There are still many things about sex and fertilization that are a mystery to scientists. For years we have known that babies are created through sperm finding an egg, but how the heck does a sperm seek out the egg? Are they soul mates, destined to find each other? Are they somehow magnetized? Is it anything like the beginning of the movie Look Who's Talking, where the sperm shout and run in a race and just know to follow the path to the finish line of a resistant egg?
Well, now scientists have figured it out that it is all about proteins that very much acts like magnets! In 2005 researchers discovered Izumol, a binding protein that is on the surface of sperm. That discovery sparked the search to find the eggs' counterpart protein to Izumol. On April 16th Cambridge researchers announced that they had found a receptor protein on the surface of the egg in multiple animals such as possums, mice, and humans.
The receptor protein had already been discovered and named Folr4. It was believed to be part of the folate-receptor family, but now it is believed that its true purpose is to attract sperm. This protein is now named Juno (in a nod to the Roman goddess of marriage … or perhaps the adorable Ellen Page flick).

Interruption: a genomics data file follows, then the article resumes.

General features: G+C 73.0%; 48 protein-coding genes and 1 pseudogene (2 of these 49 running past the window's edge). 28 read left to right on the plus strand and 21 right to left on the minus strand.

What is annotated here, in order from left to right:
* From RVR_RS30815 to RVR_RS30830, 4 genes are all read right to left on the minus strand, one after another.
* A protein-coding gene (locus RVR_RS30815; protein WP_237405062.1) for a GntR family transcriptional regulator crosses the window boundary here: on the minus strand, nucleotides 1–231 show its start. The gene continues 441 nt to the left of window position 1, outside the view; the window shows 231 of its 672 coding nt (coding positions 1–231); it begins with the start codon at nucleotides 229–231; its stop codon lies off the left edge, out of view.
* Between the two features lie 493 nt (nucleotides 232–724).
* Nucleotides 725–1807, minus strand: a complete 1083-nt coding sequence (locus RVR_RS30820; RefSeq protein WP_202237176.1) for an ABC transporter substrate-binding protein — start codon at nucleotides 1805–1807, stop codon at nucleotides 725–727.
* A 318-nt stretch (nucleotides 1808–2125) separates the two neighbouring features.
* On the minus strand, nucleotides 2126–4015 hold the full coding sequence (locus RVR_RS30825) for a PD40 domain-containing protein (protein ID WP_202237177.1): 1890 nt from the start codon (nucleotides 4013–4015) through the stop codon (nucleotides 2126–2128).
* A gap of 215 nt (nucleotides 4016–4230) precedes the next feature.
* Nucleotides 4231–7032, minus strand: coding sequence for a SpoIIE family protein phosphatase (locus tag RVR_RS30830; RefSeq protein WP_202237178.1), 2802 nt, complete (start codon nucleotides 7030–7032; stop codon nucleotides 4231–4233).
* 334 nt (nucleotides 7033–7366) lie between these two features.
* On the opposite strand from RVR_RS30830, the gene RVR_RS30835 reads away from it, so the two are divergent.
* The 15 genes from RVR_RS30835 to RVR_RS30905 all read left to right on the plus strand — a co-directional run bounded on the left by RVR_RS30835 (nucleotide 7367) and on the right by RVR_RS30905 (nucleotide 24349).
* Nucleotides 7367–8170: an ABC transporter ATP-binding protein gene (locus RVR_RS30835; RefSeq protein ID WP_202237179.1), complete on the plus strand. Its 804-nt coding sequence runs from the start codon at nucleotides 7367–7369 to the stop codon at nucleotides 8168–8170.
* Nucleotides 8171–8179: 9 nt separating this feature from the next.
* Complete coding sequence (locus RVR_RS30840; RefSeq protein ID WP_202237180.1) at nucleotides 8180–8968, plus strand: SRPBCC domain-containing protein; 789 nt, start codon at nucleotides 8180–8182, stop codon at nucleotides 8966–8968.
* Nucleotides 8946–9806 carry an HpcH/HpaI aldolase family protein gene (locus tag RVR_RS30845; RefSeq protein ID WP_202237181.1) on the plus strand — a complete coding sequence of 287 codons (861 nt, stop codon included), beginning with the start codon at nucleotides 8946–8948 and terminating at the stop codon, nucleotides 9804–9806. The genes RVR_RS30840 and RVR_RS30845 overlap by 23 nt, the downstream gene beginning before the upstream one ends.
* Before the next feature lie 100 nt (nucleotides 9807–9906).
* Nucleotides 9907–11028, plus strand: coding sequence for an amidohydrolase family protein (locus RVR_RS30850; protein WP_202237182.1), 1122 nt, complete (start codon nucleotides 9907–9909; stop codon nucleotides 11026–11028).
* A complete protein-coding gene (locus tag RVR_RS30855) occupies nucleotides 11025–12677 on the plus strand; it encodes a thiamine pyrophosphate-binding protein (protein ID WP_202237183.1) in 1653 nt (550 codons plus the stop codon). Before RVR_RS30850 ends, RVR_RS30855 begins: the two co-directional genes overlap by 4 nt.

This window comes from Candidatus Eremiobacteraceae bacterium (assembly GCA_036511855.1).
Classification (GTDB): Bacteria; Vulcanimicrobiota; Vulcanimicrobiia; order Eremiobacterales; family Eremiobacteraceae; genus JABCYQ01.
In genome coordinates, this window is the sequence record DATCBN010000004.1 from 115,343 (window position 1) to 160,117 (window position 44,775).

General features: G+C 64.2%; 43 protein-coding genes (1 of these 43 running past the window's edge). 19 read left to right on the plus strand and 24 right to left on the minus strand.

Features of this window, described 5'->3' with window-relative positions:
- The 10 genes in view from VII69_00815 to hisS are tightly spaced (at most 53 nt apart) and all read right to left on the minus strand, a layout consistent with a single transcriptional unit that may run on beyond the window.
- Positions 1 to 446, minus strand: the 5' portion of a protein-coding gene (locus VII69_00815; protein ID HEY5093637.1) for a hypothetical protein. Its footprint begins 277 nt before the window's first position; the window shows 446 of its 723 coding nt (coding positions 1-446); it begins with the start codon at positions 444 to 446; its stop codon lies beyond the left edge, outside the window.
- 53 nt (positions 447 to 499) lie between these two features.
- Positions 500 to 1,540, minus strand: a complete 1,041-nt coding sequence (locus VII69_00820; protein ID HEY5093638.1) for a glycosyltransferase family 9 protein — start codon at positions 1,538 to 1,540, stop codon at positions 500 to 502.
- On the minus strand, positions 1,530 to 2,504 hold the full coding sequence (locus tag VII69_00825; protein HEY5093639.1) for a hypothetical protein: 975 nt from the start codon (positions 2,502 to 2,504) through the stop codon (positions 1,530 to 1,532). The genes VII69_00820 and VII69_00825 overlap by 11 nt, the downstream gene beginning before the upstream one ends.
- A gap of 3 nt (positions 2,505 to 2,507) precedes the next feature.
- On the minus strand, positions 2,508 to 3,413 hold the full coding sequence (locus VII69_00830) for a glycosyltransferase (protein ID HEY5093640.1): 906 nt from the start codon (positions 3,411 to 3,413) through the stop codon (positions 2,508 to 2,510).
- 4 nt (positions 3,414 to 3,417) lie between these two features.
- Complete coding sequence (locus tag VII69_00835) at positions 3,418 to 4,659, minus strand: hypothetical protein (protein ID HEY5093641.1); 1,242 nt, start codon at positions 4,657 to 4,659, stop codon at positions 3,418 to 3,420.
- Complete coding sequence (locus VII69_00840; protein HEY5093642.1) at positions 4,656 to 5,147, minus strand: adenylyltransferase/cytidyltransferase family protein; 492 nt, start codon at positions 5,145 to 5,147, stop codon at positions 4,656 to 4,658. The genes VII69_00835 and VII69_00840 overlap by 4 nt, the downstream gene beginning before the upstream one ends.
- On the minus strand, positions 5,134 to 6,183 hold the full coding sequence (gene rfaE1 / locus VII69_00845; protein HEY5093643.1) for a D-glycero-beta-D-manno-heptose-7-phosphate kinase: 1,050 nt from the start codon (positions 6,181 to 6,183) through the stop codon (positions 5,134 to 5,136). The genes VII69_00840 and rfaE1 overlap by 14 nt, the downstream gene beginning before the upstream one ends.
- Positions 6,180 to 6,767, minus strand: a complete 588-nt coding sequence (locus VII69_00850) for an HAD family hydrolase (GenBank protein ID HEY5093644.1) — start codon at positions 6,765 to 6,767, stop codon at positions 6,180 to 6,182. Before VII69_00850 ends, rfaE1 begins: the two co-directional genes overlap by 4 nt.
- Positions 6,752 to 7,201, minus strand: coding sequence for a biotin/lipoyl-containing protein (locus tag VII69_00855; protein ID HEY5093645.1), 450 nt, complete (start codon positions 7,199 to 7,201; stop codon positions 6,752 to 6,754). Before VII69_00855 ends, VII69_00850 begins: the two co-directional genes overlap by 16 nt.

So what exactly does this new finding mean for women? In short, this discovery could change fertility treatments and non-hormonal birth control for the better! Now doctors can determine if a woman is infertile due to the lack of this protein and help correct it with manual injection of sperm. If you are not on the baby track quite yet, then you can stop pregnancy potentially by blocking this protein.